To All the Copies of Us
by Noemi Scherring Olah
To the soccer-patterned rubber ball, easy to kick, making us laugh every time it hits our shins with a burp sound, like Daddy, every time he gets home from work, all paint spots and sour smiles.
To the video player branded “videó player”, which instantly eats the rented Lion King tape, making the words slur like Daddy’s, slurping The tapessshit, and Merry Chrisssmasss, and Daddy lovesssya.
To the white sneakers with four black lines and a thin sole, which makes every pebble feel like we’re walking on broken glass, and when the kids at school finger-point and jeer Fakedidas, we borrow (if you’re Daddy), or steal (if you’re the head teacher) White-Outs, and smear white slime all over the fourth black line until it disappears.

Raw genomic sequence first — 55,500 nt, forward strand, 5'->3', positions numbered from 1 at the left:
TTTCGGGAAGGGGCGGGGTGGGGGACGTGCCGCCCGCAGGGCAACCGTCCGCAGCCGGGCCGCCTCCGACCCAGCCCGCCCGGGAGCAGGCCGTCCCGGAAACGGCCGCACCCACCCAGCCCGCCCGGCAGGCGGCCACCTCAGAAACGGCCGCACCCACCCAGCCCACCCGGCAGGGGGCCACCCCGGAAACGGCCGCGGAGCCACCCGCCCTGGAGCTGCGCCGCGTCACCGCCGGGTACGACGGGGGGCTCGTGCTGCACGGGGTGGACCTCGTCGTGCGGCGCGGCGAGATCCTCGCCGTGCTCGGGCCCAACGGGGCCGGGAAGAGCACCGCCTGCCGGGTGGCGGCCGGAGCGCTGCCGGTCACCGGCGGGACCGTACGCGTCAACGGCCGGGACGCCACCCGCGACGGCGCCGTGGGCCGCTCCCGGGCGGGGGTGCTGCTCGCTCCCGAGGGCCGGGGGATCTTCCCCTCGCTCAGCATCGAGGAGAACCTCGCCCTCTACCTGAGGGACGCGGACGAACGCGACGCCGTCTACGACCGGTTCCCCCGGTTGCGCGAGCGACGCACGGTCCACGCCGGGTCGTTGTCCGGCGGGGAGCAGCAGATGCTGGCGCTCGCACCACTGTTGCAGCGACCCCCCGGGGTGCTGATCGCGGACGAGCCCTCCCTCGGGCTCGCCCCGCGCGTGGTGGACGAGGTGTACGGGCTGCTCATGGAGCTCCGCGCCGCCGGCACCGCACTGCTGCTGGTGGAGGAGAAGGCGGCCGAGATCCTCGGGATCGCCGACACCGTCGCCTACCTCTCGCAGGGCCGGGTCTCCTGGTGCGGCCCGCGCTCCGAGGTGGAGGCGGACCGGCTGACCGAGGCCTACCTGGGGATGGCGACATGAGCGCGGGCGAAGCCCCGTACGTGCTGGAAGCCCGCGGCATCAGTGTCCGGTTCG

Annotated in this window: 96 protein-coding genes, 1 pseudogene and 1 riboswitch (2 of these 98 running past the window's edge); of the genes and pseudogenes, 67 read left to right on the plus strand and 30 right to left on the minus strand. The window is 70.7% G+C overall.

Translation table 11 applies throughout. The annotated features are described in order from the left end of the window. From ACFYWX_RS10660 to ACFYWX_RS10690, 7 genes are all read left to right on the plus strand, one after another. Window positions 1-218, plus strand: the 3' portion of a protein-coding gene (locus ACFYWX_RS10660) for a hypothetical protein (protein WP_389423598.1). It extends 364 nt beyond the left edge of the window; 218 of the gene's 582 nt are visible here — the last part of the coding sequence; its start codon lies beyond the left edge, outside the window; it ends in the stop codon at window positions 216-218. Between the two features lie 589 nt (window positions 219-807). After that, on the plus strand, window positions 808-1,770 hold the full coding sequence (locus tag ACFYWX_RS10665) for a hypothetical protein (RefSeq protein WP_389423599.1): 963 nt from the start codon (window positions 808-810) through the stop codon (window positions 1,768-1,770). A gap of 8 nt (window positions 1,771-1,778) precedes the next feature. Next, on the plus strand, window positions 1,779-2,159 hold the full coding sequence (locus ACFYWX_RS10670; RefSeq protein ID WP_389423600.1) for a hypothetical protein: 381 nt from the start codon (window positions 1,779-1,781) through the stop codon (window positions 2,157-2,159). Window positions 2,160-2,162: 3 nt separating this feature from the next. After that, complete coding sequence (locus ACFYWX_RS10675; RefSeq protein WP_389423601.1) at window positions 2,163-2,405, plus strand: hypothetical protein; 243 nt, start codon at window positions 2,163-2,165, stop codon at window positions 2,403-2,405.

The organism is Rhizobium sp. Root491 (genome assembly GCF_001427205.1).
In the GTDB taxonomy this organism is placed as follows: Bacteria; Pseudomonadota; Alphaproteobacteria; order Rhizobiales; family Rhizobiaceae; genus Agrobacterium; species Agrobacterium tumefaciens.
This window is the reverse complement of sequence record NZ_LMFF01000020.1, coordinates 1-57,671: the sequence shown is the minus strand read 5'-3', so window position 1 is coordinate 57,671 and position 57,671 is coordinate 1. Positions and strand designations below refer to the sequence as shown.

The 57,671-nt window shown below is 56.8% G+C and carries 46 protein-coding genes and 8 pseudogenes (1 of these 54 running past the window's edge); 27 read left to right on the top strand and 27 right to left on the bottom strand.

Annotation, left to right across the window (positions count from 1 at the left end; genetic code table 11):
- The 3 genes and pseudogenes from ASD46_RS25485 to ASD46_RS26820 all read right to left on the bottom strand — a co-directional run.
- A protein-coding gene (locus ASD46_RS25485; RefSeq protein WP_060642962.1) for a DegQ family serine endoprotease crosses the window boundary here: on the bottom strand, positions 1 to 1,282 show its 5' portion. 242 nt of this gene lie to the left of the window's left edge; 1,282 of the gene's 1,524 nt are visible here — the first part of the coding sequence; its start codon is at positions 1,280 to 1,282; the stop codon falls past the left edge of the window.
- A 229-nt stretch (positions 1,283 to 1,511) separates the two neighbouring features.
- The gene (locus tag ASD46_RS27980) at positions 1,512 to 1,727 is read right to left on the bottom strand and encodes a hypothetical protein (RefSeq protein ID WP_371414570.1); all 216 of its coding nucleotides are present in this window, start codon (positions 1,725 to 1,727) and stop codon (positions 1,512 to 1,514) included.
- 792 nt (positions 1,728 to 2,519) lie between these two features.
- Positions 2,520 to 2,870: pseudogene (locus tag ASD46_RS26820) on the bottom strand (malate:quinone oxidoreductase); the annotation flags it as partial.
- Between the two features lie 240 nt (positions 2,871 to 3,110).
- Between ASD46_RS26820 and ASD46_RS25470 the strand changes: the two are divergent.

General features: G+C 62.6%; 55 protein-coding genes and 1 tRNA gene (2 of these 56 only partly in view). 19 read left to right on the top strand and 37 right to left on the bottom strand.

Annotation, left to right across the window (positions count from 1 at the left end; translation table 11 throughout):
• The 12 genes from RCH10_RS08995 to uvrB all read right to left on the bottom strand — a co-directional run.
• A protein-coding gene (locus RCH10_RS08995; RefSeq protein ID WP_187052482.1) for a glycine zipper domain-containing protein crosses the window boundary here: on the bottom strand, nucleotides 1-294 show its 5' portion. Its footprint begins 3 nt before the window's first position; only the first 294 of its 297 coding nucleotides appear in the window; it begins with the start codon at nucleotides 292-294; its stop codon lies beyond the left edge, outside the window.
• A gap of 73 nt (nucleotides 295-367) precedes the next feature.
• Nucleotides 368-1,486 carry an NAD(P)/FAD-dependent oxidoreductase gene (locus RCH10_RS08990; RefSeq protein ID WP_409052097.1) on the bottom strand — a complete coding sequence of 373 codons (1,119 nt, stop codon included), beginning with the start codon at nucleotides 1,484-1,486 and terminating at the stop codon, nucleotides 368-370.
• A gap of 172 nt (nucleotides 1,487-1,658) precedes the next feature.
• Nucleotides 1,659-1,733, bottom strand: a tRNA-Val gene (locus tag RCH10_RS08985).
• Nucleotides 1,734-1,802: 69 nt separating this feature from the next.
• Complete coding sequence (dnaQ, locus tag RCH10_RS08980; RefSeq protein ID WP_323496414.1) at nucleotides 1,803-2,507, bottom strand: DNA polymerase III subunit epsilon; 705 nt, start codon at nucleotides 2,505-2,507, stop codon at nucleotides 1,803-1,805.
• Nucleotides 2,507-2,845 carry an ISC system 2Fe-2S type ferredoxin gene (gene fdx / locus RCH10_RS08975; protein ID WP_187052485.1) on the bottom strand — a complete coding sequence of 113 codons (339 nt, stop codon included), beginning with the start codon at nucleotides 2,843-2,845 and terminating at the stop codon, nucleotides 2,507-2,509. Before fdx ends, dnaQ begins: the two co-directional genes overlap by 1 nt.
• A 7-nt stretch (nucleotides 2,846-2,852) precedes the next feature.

To the fading library books Daddy brought home every weekend so us kids See the world, and Know how to find and lose beauty, like he found and lost Mommy, and like we now spill Bud Light over an unreturned Moby Dick, and watch the pages darken, and fold, and float away, like Daddy darkened, and folded, and floated away two weeks ago, frowning with twin brows that refused to let go.
To the hoarse TV in the kitchen coughing up successful flat people droning on and on about filling big shoes of successful flat fathers, who flash and mirror in the empty bottles that clink-clank across the room as we collect and throw them in trash cans, smashing, and crashing, and shattering; tearing to break free from all the copies of us.